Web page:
Arica is a commune and port city with a population of around 210,000 (2012 estimate) located in Arica Province, Arica y Parinacota Region in northern Chile. It is the northernmost city in Chile, situated only 18 km (11 miles) south of the border with Peru. The total city area of Arica is 4799 km2 (1853 mi2).
Arica is the capital of both Arica Province and the Arica and Parinacota Region. It lies at the end of the western coast of South America, known as Arica Bend (Arica Elbow). At the city's location, two lush valleys dissect the Atacama Desert converge: Lluta and Azapa. These valleys provide fruit for export.
The city of Arica is an important port for a vast inland region of South America. Arica serves a free port for Bolivia. It also manages a substantial part of the country's trade and is the end station of the Bolivian oil pipeline starting in Oruro. The strategic position of the city is enhanced by being next to Pan-American Highway, connected to both La Paz in Bolivia and Tacna in Peru by railroad and being served by an international airport.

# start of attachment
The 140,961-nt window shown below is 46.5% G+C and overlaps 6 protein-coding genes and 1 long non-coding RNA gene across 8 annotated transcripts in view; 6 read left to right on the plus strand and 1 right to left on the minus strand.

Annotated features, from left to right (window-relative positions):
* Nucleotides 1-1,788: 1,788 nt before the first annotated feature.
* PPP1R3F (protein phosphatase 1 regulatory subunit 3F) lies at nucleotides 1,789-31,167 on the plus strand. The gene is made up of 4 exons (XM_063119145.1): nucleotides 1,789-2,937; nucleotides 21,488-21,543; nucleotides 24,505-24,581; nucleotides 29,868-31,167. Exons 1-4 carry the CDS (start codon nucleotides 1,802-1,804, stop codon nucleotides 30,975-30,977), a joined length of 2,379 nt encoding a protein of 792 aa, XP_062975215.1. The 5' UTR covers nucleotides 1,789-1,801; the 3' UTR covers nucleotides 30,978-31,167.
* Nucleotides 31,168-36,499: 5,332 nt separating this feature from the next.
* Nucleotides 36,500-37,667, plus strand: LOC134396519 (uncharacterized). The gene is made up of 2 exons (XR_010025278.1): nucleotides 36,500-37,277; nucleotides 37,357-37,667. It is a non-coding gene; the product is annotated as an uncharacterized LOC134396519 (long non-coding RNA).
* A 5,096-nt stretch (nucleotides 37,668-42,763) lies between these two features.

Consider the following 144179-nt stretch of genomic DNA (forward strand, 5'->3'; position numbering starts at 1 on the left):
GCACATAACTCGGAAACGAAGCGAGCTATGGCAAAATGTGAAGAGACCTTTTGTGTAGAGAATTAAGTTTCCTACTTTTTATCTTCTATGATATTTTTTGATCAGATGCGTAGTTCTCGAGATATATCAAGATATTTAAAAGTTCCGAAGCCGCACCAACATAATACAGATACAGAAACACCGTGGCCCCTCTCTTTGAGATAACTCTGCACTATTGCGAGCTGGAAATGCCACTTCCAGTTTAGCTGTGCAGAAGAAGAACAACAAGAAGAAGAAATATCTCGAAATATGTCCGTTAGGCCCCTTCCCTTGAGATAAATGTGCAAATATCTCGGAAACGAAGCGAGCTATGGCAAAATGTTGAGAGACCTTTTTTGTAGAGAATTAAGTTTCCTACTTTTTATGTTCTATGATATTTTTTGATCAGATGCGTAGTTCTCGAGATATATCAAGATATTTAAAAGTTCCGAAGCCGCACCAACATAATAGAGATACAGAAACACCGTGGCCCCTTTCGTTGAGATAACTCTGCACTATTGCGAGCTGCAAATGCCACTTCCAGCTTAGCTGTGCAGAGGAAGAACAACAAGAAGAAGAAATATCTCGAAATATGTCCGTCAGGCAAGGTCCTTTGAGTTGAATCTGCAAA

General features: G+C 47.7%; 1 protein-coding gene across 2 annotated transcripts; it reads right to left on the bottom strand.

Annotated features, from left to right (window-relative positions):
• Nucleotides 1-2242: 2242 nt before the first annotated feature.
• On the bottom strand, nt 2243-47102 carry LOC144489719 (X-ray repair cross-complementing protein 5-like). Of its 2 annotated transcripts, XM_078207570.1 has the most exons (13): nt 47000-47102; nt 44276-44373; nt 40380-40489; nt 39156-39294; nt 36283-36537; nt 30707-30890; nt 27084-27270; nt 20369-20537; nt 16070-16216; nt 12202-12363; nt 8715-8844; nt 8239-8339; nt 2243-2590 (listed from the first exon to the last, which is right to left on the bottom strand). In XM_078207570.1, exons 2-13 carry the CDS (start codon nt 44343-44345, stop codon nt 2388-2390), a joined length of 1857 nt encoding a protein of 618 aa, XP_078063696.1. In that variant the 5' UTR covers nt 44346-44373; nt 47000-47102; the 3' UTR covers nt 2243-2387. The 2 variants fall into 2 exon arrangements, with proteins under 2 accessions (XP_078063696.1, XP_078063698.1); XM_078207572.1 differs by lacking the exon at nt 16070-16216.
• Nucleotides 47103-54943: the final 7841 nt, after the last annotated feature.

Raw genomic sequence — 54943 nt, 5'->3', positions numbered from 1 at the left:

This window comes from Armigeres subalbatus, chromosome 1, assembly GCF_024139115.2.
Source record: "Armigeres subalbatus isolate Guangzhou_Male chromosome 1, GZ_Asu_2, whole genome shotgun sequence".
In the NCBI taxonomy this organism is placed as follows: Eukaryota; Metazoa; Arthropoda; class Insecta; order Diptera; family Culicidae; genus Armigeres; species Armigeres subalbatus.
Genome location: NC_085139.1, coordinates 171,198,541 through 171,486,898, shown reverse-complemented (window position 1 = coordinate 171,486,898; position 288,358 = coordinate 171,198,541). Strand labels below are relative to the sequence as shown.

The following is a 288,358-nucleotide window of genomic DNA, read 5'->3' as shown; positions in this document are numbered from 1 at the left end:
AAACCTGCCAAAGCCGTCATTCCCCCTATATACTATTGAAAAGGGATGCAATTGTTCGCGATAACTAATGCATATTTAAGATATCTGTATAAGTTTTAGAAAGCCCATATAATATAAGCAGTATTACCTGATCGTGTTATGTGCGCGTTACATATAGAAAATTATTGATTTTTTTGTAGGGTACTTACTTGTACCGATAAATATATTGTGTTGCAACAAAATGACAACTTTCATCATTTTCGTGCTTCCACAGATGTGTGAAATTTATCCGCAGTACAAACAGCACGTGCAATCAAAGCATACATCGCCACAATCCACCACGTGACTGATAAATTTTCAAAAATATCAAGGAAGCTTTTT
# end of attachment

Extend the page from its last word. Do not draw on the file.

Arica is known as Chile's "city of the eternal spring" due to its mild weather. Its beaches are mostly frequented by Bolivians. During Spanish colonial rule Arica was already a major port already. Following the War of the Pacific, in 1880 Chile seized it from Peru and was recognized as Chilean in 1929. A significant part of African Chileans live in or trace origins to Arica.